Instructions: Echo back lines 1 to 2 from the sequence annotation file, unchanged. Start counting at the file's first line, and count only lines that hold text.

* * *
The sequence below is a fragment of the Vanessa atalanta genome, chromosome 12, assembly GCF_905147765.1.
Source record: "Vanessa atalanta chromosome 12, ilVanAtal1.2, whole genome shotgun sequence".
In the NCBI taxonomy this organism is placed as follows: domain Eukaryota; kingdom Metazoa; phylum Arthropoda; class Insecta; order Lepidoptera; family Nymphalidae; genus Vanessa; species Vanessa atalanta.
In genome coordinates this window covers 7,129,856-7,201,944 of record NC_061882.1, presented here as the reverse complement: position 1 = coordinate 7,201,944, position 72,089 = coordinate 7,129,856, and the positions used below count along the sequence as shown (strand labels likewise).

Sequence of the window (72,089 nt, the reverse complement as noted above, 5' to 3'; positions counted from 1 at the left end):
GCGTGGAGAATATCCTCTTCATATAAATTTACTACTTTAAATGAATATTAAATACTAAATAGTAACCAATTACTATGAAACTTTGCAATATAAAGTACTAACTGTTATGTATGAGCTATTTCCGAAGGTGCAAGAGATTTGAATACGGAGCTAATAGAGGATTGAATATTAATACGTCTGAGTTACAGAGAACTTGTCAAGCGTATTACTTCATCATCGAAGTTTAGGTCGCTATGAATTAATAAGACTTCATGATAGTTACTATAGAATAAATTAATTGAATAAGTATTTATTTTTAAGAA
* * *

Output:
The sequence below is a fragment of the Vanessa atalanta genome, chromosome 12, assembly GCF_905147765.1.
Source record: "Vanessa atalanta chromosome 12, ilVanAtal1.2, whole genome shotgun sequence".